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Improving access to treatment for patients with chronic hepatitis C through outreach
  1. Ahmed Mohamed Elsharkawy1,
  2. Carolyn Miller2,
  3. Andrea Hearn3,
  4. Gertrud Buerstedde4,
  5. Ashley Price5,6,
  6. Stuart McPherson2,6
  1. 1Liver Unit, University Hospitals Birmingham, Birmingham, UK
  2. 2Liver Unit, Freeman Hospital, Newcastle Upon Tyne, UK
  3. 3Plummer Court Addiction Service, Newcastle upon Tyne, UK
  4. 4Bridge View Drug Treatment Centre, Newcastle upon Tyne, UK
  5. 5Department of Infectious Diseases, Royal Victoria Infirmary, Newcastle Upon Tyne, UK
  6. 6Institute of Cellular Medicine, Newcastle University,  Newcastle Upon Tyne, UK
  1. Correspondence to Dr Ahmed Mohamed Elsharkawy, Liver Unit, University Hospitals Birmingham, Edgbaston, Birmingham B15 2TH, UK; ahmed.elsharkawy{at}


Background Chronic hepatitis C infection (HCV) is common in injecting drug users and is a major cause of liver disease. Antiviral treatment can ‘cure’ HCV, but is frequently associated with side effects and requires regular monitoring. Non-attendance at hospital appointments is frequent. To try and improve attendance and increase the number of current and previous injecting drug users treated we developed three outreach clinics.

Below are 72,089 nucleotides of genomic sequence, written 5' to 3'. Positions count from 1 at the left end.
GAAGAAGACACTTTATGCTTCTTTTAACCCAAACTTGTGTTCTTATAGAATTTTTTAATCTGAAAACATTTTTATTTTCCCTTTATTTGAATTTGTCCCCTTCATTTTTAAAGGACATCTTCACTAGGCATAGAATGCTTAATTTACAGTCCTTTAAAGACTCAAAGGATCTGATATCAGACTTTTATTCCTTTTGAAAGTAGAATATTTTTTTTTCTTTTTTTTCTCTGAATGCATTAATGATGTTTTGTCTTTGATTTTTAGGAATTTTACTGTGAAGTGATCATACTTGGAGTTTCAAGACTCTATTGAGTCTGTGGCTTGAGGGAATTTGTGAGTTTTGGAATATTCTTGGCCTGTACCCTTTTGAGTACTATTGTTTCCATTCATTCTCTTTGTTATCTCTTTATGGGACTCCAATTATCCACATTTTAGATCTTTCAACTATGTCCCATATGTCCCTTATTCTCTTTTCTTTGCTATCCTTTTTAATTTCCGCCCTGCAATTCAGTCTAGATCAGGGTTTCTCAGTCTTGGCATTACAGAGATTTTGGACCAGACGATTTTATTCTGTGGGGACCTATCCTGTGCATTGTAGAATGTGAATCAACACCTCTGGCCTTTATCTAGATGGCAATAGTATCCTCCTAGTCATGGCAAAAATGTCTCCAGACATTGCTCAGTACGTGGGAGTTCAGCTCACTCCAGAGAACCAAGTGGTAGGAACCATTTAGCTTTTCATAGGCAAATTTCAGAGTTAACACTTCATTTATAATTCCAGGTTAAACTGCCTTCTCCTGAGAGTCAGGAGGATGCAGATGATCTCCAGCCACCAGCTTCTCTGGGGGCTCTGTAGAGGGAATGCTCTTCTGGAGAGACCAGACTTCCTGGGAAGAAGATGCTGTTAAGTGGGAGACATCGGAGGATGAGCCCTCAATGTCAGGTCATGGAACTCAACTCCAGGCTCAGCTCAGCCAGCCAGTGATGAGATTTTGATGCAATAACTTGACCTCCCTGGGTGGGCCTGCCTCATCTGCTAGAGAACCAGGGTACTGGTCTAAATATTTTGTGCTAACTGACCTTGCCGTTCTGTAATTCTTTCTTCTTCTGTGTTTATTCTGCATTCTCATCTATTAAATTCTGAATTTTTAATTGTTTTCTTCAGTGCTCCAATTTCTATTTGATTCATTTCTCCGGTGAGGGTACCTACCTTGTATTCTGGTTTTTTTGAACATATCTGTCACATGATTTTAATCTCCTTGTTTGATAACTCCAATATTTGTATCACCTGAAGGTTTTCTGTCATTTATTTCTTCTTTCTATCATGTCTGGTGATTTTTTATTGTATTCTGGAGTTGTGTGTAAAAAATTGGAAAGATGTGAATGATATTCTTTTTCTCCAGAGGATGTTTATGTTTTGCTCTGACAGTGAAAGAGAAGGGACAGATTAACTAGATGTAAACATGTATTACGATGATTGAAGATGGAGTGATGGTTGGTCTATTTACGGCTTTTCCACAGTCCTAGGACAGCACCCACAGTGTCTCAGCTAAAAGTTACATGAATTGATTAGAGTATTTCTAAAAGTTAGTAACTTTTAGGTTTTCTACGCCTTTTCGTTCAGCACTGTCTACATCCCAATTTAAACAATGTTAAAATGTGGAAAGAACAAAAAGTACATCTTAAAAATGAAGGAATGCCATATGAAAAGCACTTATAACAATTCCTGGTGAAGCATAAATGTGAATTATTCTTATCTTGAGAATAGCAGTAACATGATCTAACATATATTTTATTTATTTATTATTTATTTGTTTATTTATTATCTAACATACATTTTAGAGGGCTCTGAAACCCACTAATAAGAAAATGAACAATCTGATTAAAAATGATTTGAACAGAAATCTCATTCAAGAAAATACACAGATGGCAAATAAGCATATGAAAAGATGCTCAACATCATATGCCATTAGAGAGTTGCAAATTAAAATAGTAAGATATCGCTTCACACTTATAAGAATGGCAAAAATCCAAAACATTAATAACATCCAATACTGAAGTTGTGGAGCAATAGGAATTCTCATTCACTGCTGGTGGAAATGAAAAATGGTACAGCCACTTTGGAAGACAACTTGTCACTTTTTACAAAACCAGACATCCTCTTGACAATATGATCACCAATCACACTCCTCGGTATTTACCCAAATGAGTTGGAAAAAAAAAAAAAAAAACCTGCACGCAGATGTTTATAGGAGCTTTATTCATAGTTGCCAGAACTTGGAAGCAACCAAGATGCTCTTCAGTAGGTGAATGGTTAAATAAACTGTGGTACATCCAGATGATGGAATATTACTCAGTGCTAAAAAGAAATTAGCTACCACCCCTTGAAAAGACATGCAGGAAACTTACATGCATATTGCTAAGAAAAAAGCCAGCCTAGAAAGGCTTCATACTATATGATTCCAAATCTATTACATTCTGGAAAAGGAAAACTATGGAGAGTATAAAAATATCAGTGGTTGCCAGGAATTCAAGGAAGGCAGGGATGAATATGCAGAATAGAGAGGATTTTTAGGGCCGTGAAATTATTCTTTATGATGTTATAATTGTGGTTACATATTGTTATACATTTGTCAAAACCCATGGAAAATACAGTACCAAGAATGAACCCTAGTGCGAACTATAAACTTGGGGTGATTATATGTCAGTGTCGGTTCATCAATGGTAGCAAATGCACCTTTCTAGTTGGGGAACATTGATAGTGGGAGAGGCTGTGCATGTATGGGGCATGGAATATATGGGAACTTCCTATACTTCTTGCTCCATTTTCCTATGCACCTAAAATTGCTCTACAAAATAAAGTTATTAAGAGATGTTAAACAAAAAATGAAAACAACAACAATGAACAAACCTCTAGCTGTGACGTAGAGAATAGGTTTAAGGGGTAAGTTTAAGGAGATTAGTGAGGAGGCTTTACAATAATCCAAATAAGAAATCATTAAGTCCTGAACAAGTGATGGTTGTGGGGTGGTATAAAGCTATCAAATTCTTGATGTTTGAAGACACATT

Objective To review the outcome of patients referred to the outreach clinics.

Methods Retrospective service review of three clinics at drug treatment centres in Newcastle and Northumberland. Data was collected on attendance rates, patient demographics, treatment rates and outcomes.

Results 141 referrals were received across the three sites with an overall attendance rate of 75% (106 patients, 79% men and median age 36), which compared favourably with that at our hospital (50%). All patients were on methadone/subutex. 45% were infected with Genotype 1 HCV. 10% were cirrhotic. To date, 30% have started treatment and 21% are waiting to start or are still in workup. 13% elected to delay treatment due to early stage disease and 11% were not ready for treatment on psychological or social grounds. Only 12% failed to attend follow up after initial assessment. To date, 24 patients have completed full courses of treatment with sustained viral response in 13 patients. Results are awaited for seven patients.

Conclusions The development of outreach clinics for HCV in drug treatment centres can substantially improve clinic attendance and increase access to treatment in this marginalised group.

  • Chronic Hepatitis
  • Chronic Viral Hepatitis
  • Hcv
  • Hepatitis C

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